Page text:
HealthKit, Apple’s developer tool for health and medical history data collection, is also making good progress. At 9to5Mac we were told today that more than half of the 23 large hospitals in the United States are testing programs based on Apple’s software or plan to do so in the near future.
The idea is to enable doctors to monitor their patients with chronic illnesses and diseases more effectively so that they can warn them at the slightest sign of danger, thus making preventive actions more important. This will surely be easier when the Apple Watch is introduced.
Apple has formed a group of experts from prestigious centers (Harvard Medical School or Beth Israel Deaconess Medical Center, for example) to act as a link between the company and its partners in the hospital field, as well as to help introduce this new technology in an increasing number of institutions.
John Halamka, one of these experts, perfectly defined the idea behind HealthKit: hospitals cannot afford to invest in this type of technology, nor in the hardware that it requires; and the tools that Apple offers can help developers add health-related functions to their devices without hospitals having to do anything.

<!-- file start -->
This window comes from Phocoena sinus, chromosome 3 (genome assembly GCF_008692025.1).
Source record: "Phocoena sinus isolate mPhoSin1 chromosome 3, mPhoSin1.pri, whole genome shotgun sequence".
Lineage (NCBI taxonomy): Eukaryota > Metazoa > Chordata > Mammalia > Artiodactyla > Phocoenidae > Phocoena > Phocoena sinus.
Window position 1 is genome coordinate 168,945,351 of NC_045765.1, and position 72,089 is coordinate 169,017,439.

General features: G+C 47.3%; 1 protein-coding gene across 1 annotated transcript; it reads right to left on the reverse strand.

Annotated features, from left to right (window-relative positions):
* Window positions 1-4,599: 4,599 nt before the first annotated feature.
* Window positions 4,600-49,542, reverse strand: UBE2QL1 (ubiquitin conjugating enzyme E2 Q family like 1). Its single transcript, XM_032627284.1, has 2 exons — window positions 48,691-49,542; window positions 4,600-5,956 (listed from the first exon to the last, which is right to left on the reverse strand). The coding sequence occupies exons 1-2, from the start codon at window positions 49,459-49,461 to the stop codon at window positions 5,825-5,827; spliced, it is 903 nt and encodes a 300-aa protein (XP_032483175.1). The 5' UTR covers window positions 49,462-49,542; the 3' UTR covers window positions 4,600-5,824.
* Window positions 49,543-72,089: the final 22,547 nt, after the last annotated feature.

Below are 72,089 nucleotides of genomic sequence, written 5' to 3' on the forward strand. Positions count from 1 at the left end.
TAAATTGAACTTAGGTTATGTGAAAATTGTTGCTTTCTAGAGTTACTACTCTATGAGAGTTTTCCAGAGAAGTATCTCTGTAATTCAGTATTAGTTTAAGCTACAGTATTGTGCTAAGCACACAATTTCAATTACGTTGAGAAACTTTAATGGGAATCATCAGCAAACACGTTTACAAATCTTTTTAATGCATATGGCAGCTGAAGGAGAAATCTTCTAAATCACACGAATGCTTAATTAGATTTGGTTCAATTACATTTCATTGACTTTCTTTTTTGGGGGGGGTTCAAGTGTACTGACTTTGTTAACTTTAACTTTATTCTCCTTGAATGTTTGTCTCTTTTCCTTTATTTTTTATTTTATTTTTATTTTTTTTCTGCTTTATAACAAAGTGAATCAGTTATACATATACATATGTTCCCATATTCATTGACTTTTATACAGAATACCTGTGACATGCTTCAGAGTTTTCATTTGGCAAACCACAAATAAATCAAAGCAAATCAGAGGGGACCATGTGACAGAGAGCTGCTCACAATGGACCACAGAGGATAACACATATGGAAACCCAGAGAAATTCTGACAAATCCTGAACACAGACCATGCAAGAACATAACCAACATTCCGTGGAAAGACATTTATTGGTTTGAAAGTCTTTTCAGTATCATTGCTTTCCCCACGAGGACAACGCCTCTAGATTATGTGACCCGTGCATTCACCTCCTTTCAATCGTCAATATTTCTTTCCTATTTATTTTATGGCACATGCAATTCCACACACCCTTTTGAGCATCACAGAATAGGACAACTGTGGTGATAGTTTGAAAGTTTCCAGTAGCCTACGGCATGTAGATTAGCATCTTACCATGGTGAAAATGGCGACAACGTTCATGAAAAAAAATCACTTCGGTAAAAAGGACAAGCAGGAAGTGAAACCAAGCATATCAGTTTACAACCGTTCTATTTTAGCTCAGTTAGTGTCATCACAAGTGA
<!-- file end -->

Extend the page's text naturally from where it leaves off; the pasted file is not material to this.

Some of the hospitals are focusing on developing solutions for doctors to find key information related to the health of their patients and extract it from their devices; others are more interested in building some kind of standardized platform that allows them to synchronize Apple’s HealthKit data with that offered by similar products from Google, Samsung and other companies.
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